John T. Williams (2010); Eric Blaine Evans (2011); Mike Kwan-Yu Chen (2012); Henry Fankie Lee, Sr (2012); James David Anderson (2013); Leonid Kalyuzhnyy (2013); Jack Sun Keewatinawin (2013); Martin Anwar Duckworth (2013); Joel Douglas Reuter (2013); Austin James Derby (2014); Larry Andrew Flynn (2014); Stephen Porter Johnson (2014); Andrew Joseph Law (2014); Oscar Eduardo Perez-Giron (2014); Cody Willis Spafford (2014); Raymond Azevedo (2015); Shun Ma (2015); Sam Toshiro Smith (2015); Che Andre Taylor (2016); Michael L. Taylor (2016); Charleena Lyles (2017); Damarius Butts (2017); Kyle Gray (2017); Iosia Faletogo (2018); Jason Seavers (2018); Danny Rodriguez (2019); Ryan Smith (2019); Elliot Yearby (2019); Shaun Fuhr (2020); and Terry J Carver (2020).

Less-than-lethal weapons used on protestors

• Pepper balls
• OC/CS grenades (Blast Balls)

• Stun Grenades (Flash Bangs)

These weapons were specifically designed to be thrown 30 feet away from individuals to ensure target’s safety.

Designed as a diversionary weapon to impact multiple senses (visual, auditory, and tactile), these weapons often result in permanent injuries, and sometimes DEATH.

A number of chemical weapons used by American police fall under this category, including OC gas, CS gas (2-chlorobenzalmalononitrile), and CN gas (chloroacetophenone).

Colloquially referred to as “tear gas,” these chemicals are lachrymatory agents causing eye, nose, throat, respiratory, and skin irritation.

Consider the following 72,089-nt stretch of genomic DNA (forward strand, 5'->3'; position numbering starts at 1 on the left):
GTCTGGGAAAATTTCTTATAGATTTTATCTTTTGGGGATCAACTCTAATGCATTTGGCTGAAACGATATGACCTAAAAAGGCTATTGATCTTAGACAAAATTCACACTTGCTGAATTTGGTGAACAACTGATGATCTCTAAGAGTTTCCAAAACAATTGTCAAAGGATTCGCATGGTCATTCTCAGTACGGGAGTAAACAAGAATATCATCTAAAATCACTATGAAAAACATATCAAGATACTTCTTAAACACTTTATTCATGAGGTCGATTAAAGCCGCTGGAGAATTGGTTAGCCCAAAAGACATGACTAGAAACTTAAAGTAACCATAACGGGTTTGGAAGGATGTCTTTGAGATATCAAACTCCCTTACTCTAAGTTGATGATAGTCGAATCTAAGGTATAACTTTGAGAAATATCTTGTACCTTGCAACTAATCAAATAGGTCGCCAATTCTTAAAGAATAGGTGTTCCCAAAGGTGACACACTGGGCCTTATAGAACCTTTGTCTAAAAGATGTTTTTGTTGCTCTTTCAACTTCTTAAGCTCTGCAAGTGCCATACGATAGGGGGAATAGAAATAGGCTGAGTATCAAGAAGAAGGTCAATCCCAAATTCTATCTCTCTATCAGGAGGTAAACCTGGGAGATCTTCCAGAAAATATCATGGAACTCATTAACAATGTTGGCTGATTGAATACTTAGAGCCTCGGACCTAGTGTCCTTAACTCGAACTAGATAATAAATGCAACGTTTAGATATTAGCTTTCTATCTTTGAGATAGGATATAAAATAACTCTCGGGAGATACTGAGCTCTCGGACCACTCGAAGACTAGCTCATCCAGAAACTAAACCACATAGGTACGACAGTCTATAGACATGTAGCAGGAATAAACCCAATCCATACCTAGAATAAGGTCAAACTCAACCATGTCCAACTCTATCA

Exposure causes coughing, burning or blistering of throat/lungs/skin, eye and nasal discharge, difficulty breathing, nausea, vomiting, diarrhea, and in severe cases, death. 
Rubber bullets, bean bag rounds, pepper balls, plastic bulletsRubber bullets designed to be shot at the ground and bounce up to reduce impact to safer levels. If fired direct, rubber bullets can hit with roughly twice the force of a professional boxer, causing damage such as fractures, nerve damage, amputation of eyes, and death.“

The American Academy of Ophthalmology calls on domestic law enforcement officials to immediately end the use of rubber bullets and similar projectiles to control or disperse crowds of protesters.”
Long Range Audio Device (LRAD)Up to 152 decibels, can cause permanent hearing damage

4. Self-care

It is important to keep in mind that learning about police brutality and living through moments of unrest can be mentally and emotionally taxing for students and teachers. Below are links resources for helping students develop tools for taking care of themselves.
"Don't kill them, but hit them hard."